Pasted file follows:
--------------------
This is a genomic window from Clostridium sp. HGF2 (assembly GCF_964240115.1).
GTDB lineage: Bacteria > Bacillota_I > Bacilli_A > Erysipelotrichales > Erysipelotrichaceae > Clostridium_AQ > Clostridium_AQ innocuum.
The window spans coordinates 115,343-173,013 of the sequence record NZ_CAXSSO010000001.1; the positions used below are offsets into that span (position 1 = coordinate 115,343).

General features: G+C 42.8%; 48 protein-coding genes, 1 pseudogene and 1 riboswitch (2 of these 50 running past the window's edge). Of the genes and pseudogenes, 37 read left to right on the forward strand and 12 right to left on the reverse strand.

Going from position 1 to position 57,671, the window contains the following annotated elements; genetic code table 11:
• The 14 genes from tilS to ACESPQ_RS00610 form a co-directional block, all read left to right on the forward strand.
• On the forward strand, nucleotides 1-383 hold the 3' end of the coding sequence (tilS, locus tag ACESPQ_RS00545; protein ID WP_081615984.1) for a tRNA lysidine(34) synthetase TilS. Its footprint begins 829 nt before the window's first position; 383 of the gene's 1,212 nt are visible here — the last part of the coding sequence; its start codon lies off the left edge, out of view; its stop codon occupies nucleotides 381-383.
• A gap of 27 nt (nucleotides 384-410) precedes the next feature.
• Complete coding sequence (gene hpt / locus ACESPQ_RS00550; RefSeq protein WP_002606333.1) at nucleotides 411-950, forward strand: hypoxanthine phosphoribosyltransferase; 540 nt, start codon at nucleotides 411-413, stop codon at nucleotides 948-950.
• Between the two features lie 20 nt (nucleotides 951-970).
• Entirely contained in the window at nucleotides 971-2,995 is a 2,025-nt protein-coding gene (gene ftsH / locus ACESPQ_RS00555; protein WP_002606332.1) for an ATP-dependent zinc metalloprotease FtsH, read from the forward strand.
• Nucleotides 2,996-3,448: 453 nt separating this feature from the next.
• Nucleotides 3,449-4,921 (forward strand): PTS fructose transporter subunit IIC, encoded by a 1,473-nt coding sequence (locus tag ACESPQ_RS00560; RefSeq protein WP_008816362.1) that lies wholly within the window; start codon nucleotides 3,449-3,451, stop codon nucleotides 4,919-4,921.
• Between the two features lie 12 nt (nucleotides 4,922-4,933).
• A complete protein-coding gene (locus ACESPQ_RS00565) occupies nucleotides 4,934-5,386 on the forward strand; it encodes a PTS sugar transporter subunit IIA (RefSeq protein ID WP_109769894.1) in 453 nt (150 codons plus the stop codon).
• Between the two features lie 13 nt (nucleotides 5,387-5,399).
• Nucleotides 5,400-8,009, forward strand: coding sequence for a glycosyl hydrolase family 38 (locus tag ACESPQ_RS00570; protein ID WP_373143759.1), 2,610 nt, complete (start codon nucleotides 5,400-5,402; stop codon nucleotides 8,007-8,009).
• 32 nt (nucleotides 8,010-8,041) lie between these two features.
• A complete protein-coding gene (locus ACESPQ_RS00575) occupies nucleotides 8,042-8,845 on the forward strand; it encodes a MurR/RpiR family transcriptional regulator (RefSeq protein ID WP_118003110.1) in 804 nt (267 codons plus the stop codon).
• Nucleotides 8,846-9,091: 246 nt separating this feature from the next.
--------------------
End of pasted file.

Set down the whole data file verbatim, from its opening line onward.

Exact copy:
This is a genomic window from Clostridium sp. HGF2 (assembly GCF_964240115.1).
GTDB lineage: Bacteria > Bacillota_I > Bacilli_A > Erysipelotrichales > Erysipelotrichaceae > Clostridium_AQ > Clostridium_AQ innocuum.
The window spans coordinates 115,343-173,013 of the sequence record NZ_CAXSSO010000001.1; the positions used below are offsets into that span (position 1 = coordinate 115,343).

General features: G+C 42.8%; 48 protein-coding genes, 1 pseudogene and 1 riboswitch (2 of these 50 running past the window's edge). Of the genes and pseudogenes, 37 read left to right on the forward strand and 12 right to left on the reverse strand.

Going from position 1 to position 57,671, the window contains the following annotated elements; genetic code table 11:
• The 14 genes from tilS to ACESPQ_RS00610 form a co-directional block, all read left to right on the forward strand.
• On the forward strand, nucleotides 1-383 hold the 3' end of the coding sequence (tilS, locus tag ACESPQ_RS00545; protein ID WP_081615984.1) for a tRNA lysidine(34) synthetase TilS. Its footprint begins 829 nt before the window's first position; 383 of the gene's 1,212 nt are visible here — the last part of the coding sequence; its start codon lies off the left edge, out of view; its stop codon occupies nucleotides 381-383.
• A gap of 27 nt (nucleotides 384-410) precedes the next feature.
• Complete coding sequence (gene hpt / locus ACESPQ_RS00550; RefSeq protein WP_002606333.1) at nucleotides 411-950, forward strand: hypoxanthine phosphoribosyltransferase; 540 nt, start codon at nucleotides 411-413, stop codon at nucleotides 948-950.
• Between the two features lie 20 nt (nucleotides 951-970).
• Entirely contained in the window at nucleotides 971-2,995 is a 2,025-nt protein-coding gene (gene ftsH / locus ACESPQ_RS00555; protein WP_002606332.1) for an ATP-dependent zinc metalloprotease FtsH, read from the forward strand.
• Nucleotides 2,996-3,448: 453 nt separating this feature from the next.
• Nucleotides 3,449-4,921 (forward strand): PTS fructose transporter subunit IIC, encoded by a 1,473-nt coding sequence (locus tag ACESPQ_RS00560; RefSeq protein WP_008816362.1) that lies wholly within the window; start codon nucleotides 3,449-3,451, stop codon nucleotides 4,919-4,921.
• Between the two features lie 12 nt (nucleotides 4,922-4,933).
• A complete protein-coding gene (locus ACESPQ_RS00565) occupies nucleotides 4,934-5,386 on the forward strand; it encodes a PTS sugar transporter subunit IIA (RefSeq protein ID WP_109769894.1) in 453 nt (150 codons plus the stop codon).
• Between the two features lie 13 nt (nucleotides 5,387-5,399).
• Nucleotides 5,400-8,009, forward strand: coding sequence for a glycosyl hydrolase family 38 (locus tag ACESPQ_RS00570; protein ID WP_373143759.1), 2,610 nt, complete (start codon nucleotides 5,400-5,402; stop codon nucleotides 8,007-8,009).
• 32 nt (nucleotides 8,010-8,041) lie between these two features.
• A complete protein-coding gene (locus ACESPQ_RS00575) occupies nucleotides 8,042-8,845 on the forward strand; it encodes a MurR/RpiR family transcriptional regulator (RefSeq protein ID WP_118003110.1) in 804 nt (267 codons plus the stop codon).
• Nucleotides 8,846-9,091: 246 nt separating this feature from the next.